I would say, however, that the most profound glimpse into the response of those closest to Jesus is the same response and the same posture that we must take as our Lord present in the Most Blessed Sacrament of the Altar is under attack at this moment.
Our response is the response of our Blessed Mother Mary and St. John, the beloved disciple. Where they caught up in the frenzy? No! Our Blessed Lady and St. John took on a spirit of prayer and vigil at the foot of the cross.
Why remain so close? Why risk incrimination by being so close to Jesus? Why you ask?
Because of their profound understanding that only the power of Jesus Christ to save all people, once for all, could shatter the bonds of evil and free humanity from its shackles. They trusted implicitly that this Jesus of Nazareth was truly the Son of God who would guide them through this dark moment — a moment which caused despair in some — to the joys and the peace of union with God forever.
This is why we are here this night. Praying with trust and devotion in the presence of our Eucharistic Lord, under the appearance of bread reverently contained in the monstrance on the altar, that His Way, His Truth, and His Life will sustain, nurture, and guide us all to the light that never dims.
Catholic teaching on the Eucharist reminds us that “the most important effect of the Blessed Eucharist is intimate union with Jesus Christ” (Navare, 597).
What a powerful statement to make and to ponder anew as we gather in prayer tonight. The fathers of the Second Vatican Council state it so well when they declare: “Really sharing in the body of the Lord in the breaking of the Eucharistic bread, we are taken up into communion with Him and with one another” (Lumen Gentium, n. 7).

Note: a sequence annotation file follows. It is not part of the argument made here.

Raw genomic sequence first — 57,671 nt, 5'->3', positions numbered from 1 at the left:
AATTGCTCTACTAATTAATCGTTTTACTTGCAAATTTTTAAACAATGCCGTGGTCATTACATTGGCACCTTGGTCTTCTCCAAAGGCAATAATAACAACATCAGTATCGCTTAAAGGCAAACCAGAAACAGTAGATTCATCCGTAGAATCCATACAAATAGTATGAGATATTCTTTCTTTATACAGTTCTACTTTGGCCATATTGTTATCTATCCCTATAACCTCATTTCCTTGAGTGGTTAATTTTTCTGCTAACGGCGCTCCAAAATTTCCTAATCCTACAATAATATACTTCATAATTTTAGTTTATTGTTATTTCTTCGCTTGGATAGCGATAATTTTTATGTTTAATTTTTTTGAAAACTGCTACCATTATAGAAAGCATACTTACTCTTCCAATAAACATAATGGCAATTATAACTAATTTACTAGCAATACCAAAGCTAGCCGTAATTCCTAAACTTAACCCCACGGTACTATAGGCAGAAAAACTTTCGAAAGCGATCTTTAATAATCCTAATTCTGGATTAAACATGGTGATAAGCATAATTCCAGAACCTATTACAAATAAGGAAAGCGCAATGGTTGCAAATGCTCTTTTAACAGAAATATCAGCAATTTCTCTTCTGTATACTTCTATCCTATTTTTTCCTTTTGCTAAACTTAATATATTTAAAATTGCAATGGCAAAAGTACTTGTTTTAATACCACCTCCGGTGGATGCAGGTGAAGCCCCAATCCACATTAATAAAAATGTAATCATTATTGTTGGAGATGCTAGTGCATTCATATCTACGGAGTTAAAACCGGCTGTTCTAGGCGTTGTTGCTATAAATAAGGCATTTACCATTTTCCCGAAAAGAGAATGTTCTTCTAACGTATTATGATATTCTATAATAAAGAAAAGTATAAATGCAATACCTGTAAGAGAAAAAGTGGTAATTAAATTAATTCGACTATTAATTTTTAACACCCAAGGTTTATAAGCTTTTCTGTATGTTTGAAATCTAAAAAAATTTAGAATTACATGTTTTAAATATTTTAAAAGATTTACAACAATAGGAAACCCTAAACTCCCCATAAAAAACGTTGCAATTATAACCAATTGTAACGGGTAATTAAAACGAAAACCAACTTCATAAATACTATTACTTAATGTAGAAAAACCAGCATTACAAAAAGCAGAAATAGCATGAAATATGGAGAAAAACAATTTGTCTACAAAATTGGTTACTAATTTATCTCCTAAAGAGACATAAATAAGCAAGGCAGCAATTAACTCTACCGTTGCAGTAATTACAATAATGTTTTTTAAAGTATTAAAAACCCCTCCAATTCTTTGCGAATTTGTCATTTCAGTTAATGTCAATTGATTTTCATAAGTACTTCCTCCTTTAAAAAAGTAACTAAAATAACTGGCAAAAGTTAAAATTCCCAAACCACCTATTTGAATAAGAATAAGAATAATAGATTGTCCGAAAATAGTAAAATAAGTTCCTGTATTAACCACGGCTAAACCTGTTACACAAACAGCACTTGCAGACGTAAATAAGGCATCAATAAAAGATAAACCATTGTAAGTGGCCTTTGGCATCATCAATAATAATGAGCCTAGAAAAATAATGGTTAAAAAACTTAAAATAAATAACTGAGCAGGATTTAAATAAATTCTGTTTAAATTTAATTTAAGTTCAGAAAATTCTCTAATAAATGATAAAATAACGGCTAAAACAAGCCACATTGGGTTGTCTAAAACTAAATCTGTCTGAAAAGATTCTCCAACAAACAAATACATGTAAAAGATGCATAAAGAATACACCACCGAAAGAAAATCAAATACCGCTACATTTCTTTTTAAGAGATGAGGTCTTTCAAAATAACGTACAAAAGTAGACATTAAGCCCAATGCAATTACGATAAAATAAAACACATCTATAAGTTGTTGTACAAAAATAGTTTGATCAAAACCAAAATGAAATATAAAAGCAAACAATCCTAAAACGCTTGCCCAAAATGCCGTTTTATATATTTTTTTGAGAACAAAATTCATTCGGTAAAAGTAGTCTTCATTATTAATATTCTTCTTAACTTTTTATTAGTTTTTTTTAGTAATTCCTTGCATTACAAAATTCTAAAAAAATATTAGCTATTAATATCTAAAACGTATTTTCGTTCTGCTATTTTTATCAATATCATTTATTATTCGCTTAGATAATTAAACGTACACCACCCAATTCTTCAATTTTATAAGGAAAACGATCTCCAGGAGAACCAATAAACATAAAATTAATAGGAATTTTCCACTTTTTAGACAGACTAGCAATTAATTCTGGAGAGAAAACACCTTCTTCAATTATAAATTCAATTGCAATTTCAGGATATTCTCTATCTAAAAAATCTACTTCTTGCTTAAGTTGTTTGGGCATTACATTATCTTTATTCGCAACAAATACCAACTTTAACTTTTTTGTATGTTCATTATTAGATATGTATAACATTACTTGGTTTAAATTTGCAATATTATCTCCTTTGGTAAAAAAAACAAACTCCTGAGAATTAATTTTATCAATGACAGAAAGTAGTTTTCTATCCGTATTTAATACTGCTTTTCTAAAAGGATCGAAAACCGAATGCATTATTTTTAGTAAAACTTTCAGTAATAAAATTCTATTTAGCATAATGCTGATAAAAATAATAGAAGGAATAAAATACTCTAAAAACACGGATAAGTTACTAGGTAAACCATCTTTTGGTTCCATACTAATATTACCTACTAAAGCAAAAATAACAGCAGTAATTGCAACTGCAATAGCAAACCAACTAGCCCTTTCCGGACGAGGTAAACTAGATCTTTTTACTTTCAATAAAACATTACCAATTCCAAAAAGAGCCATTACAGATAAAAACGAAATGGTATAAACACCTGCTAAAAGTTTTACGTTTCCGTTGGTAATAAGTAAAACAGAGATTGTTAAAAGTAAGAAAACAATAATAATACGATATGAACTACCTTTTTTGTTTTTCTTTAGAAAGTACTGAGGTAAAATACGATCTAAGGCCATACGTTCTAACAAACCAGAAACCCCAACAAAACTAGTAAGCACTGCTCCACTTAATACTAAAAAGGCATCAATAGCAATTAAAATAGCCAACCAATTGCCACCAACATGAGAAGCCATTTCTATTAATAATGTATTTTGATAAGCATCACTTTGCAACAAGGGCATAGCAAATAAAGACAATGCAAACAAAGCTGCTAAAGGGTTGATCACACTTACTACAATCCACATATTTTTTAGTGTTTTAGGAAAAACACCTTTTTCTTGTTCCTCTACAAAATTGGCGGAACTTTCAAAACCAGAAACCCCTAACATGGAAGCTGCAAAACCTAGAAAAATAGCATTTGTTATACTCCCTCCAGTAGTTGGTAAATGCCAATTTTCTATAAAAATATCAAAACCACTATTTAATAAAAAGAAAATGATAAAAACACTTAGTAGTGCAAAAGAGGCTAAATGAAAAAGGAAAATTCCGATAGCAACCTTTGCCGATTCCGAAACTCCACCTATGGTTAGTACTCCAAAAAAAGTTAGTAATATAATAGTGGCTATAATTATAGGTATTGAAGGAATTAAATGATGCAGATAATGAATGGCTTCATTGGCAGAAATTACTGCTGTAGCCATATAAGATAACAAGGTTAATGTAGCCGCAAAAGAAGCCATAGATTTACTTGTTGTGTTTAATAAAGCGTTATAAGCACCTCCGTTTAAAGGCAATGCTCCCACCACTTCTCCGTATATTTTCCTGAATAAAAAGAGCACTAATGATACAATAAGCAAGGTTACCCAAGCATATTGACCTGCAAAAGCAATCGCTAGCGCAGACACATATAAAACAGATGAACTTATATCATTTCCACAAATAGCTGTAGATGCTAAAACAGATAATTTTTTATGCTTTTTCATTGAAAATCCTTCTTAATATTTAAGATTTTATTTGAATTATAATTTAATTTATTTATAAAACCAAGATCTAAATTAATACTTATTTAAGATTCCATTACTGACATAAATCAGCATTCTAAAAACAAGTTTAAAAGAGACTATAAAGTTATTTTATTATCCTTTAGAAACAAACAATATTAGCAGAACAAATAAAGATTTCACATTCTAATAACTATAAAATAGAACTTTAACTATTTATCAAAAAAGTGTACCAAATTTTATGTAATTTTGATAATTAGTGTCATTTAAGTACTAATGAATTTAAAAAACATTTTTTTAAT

We are united with Christ in His sacrifice and we are united with Him in His life. “By [our] union with Christ, [we become] a sign and instrument of the salvation achieved by Christ” (Lumen Gentium, n. 9). Having received our Lord, we embrace that gift and united with Jesus, we go forth to bring Christ into the world.
“The Eucharist thus appears as both the source and the summit of all evangelization, since its goal is the communion of mankind with Christ and in Him with the Father and the Holy Spirit” (Ecclesia de Eucharistia, n. 22).
And so my dear friends, when this great gift of Jesus’ Body, Blood, Soul, and Divinity is treated without the highest reverence; when an act of sacrilege is perpetrated upon the Blessed Sacrament and the sacred liturgy, it demands our prayerful and our firm response that such an act cannot be tolerated.
Through our Baptism we are able to share in this Communion and to embrace the life of Jesus Christ. For in receiving the sacred Body and Blood of Christ we become more like the one we receive.
Jesus reminds us so beautifully that “whoever eats my flesh and drinks my blood has eternal life” (John 6:54). St. Thomas Aquinas taught that these words, lived in the Eucharist we share, are words of immense value for the Christian. The Angelic Doctor tells us: “The Word gives life to our souls, but the Word made flesh nourishes our bodies. In this sacrament is contained the Word not only in His divinity but also in His humanity; therefore, it is the cause not only of the glorification of our souls but also of that of our bodies” (Comm. on St. John).
May each one of us enter into, then, that most intimate union with our Lord in order to be strengthened in this moment of trial. May the grace of the bread that came down from Heaven nourish us fully and make us yearn all the more to stand in the presence of and journey with the living God.
As we depart from this church into the night of Harvard Square, sustained and united as a community, may we be reminded of our call to bring the presence of the living God into the world as people of goodwill.
The motto at the founding of this university affirms that call. It reminds us that what we do in the classroom and labs; in the houses, in the dining halls and the gym; over in the yard and at the stadium reflects the call of Veritas: Christo et ecclesiae — we do it for Truth — Truth for Christ and the Church.